Electrolyte / carb drinks. Quite a few energy drinks are marketed as ‘electrolyte drinks’ These are energy drinks which generally have higher levels of salts (electrolytes) and relatively lower percentage of carbs. I rarely get too hot on the bike, so only really need these in the height of summer or abroad. Again, I would be unlikely to just rely on electrolytes. For example, if I had a long ride, I may save the electrolyte drink for later in the day when it really hots up and it gets very sweaty.

GI index. During a ride you don’t have to worry about the GI of foods as much. For a short 2 hour race, I would take just mainly high GI foods. For a long ride, it is still good to get a mixture of food and slow release carbs, like oat based cereal bars.

Energy Bars

I take a lot of different energy bars. I don’t really have a favourite brand. Though I often buy boxes of 24 powerbars and 24 Torq bars. As well as these more expensive energy bars, you can take some cheaper bars that you find in a supermarket, like Nutrigrain and Fruesli bars. There energy composition is often quite similar to bars which cost twice as much.

There is a more in depth review of energy bars here.

Other non-specific Energy foods

  • Banana – The cyclists’ food. Ideal for popping in back pocket. Good source of Carb, relatively high GI of 65. Lower GI if more green and less brown.
  • Malt loaf – A good complex carb source. Gives you something solid to chew on. Not the easiest thing to eat, but can make a nice change on long rides.
  • Figs – I’ve never seen attraction of taking figs during a ride, but it’s often mentioned.
  • Marmalade sandwiches. Never did Obree any harm.

Recovery foods

After a ride, the first hour is very important to get good nutrition.  During the first hour, the body is most receptive to absorbing nutrition. It is a mistake to wait for a long time to start refuelling. If it was particularly hard, I like to take a recovery drink because.

  • Easy to absorb.
  • Helps rehydrate.
  • You don’t always feel like eating after a big effort.
  • Keeps you going until you’ve had time to prepare food.

Quite often I start with recovery drinks food towards the end of a long ride. I like these protein recovery bars, I may have this at the last hour of a long ride. Recovery drinks can come in the form of Soy or Whey / milk powder. Again, I have both, I’ve used SIS recovery which is Soya.

Post ride meals

There is no hard and fast rule about what to eat after a ride. I try to get a good balanced meal – carbs, protein, fats, fresh vegetables. I like lentils for a low GI and mix of carb and protein. Usually I take with vegetarian (tofu/ quorn) sausages and quite a lot of vegetables.

One very rough rule of thumb is that a colourful plate is likely to have a good range of nutrition (excluding the tomato and brown sauce)

Cheaper recovery food drink

  • Milk – is an excellent recovery drink, unfortunately, I just don’t like drinking straight milk.
  • Coconut Water – excellent for de-acidifying the stomach after long ride.

Training and food uptake

Food intake depends on the rider in question. An experienced rider will train the body to better and burning fat. Therefore, they can get by on less carb intake than an untrained cyclist.

Long term nutrition

Western diets can be unhealthy, unless we are careful. There is a lot to be said for avoiding processed / fast food and eating a well balanced diet, with plenty of fresh fruit and vegetables. If you eat a balanced diet, you should gain the trace minerals and vitamins that the body needs. Many riders like to take vitamin supplements on the basis that you can ensure you don’t miss out. Personally, I always buy and then forget to take.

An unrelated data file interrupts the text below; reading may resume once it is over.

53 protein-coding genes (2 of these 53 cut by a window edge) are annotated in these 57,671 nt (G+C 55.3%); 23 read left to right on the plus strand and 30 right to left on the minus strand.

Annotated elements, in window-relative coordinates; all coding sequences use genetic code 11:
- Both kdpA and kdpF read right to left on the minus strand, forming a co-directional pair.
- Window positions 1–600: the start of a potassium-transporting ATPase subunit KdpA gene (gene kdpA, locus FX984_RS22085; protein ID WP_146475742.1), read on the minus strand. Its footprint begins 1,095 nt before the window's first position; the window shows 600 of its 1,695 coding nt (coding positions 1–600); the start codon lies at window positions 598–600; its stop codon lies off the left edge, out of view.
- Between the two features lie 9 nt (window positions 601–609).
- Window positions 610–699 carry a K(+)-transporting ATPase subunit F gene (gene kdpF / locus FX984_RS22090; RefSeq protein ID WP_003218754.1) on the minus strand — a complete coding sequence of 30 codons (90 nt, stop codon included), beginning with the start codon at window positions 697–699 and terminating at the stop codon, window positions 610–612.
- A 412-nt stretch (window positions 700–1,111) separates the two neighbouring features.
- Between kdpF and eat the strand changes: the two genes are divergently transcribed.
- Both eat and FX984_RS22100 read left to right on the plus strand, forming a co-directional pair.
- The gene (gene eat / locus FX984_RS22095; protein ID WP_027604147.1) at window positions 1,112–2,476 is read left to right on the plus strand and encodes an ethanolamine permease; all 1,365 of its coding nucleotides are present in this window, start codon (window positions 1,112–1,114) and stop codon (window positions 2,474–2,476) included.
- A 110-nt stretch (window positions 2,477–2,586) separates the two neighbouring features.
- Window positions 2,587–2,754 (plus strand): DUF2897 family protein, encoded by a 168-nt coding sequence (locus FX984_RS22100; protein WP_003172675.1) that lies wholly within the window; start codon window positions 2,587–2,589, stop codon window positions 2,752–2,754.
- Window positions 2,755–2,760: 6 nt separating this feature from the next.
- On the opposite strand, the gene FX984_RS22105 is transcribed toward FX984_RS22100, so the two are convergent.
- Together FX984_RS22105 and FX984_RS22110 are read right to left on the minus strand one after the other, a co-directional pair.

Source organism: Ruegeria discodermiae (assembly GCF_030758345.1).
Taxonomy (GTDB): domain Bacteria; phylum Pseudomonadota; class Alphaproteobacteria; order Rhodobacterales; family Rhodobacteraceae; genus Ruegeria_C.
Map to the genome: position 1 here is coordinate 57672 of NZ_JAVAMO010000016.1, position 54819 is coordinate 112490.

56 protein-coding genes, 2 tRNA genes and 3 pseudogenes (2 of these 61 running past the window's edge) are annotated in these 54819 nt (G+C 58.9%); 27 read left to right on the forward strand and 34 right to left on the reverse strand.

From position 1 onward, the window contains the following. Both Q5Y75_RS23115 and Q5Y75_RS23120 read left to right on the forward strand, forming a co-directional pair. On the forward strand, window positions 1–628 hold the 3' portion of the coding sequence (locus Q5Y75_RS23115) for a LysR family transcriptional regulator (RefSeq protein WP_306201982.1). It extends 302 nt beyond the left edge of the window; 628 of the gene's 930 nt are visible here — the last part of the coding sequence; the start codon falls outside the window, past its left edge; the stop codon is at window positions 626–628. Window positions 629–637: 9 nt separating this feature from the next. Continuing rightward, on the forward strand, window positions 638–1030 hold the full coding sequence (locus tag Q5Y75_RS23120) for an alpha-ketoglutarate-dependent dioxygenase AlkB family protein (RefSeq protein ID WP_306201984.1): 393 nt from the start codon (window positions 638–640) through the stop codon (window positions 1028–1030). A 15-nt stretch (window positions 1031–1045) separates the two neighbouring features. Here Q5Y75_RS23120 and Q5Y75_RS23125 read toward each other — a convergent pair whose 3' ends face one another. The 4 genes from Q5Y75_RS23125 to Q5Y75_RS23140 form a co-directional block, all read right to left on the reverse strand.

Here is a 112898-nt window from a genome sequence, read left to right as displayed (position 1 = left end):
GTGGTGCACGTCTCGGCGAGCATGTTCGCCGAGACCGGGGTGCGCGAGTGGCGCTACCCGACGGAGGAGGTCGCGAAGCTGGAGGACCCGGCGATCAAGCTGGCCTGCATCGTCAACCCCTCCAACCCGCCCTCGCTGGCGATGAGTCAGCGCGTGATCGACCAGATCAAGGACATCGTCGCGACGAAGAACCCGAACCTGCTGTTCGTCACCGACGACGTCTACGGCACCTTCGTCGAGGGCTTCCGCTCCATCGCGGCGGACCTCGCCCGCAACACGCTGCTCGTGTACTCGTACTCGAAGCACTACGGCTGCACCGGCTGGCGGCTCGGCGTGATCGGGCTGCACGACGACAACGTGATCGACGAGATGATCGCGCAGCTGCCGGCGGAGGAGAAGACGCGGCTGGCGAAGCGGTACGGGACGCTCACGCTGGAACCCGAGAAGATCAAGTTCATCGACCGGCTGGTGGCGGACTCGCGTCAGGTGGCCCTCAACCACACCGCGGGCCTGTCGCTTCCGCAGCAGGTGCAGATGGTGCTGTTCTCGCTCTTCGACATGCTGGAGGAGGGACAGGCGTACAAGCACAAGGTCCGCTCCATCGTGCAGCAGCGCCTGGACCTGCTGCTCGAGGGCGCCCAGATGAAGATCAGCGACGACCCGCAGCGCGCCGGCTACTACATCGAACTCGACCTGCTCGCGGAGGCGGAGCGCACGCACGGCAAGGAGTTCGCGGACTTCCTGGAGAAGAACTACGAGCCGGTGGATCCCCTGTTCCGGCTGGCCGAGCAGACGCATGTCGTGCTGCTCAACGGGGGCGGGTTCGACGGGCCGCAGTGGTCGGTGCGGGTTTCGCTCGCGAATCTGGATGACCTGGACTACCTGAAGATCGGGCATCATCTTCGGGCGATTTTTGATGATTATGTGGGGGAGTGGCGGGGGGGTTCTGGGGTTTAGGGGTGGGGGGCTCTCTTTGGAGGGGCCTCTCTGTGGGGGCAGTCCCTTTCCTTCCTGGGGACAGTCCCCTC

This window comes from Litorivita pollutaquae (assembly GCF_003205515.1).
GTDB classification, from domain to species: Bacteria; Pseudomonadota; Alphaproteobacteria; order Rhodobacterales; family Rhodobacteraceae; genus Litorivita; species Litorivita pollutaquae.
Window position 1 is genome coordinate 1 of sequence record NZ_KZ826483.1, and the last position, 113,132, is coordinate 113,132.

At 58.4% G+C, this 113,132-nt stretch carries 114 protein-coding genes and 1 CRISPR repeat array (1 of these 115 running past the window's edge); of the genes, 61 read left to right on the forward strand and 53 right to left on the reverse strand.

Supplements for cycling?

Are there any supplements worth taking?  Some suggest Beetroot juice and Beta Alanine. – see Supplements

Managing a balanced diet is the best way for long-term weight maintenance.

Related pages

Energy packs and free bottles

Recently, I’ve been buying quite a lot of these packs of energy gels with water bottles. Firstly, it’s convenient to have lots of sachets for travelling and carrying in back pocket to top up water bottles during long rides. It saves having to carry around 1.5kg tubs. Secondly, buying a pack with a free water bottle, is a good motivation to throw away some rather manky looking water bottles that have been sitting around my cupboard for God knows how many year. Generally, the packs are good value, and much better and more convenient than buying the odd gel and energy bar everytime you might need one. If you’re lucky, you might see some packs on special offers. It’s always worth checking with the manufacturer site, as they may give a free starter pack if you register with them. I know ZipVit were doing this for a while, but seem to have discontinued the practise at the moment.

These are some of the endurance packs that you can pick up in cycle shops or online.

SIS Endurance Pack


  • 2 x SIS GO Isotonic Gels;
  • 2 x SIS GO Energy Sachets;
  • 2 x SIS GO Electrolyte Sachets;
  • 2 x SIS REGO Rapid Recovery Sachets;
  • 2 x SIS Go Energy Bars.
  • Free 800ml SIS bottle is also included

10 * energy sachets = £11.99 £1.19 per item. It could be more expensive to buy separately. I quite like this SIS pack and have bought a couple. There is a good mix of sachets and I find myself using all the different products. The water bottle is high quality and makes a good replacement for some old ones.

The recovery powder is based on soy protein

The energy powder is based on maltodextrin/fructose 2:1 combination.

SIS Endurance pack at Evans

Alternatively, you can spend £10 on SIS products of your choice at Evans and get a free water bottle with code SIS10

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Energy bars for cycling

Over the years, I’ve taken a huge variety of energy bars and food on rides. These are a quick review some of the bars I buy most often.

A selection of energy bars I have a the moment. I might take this kind of selection on a long 5-6  hour ride.

What to look for in an energy bar?

  • High level of carbohydrate / low fat.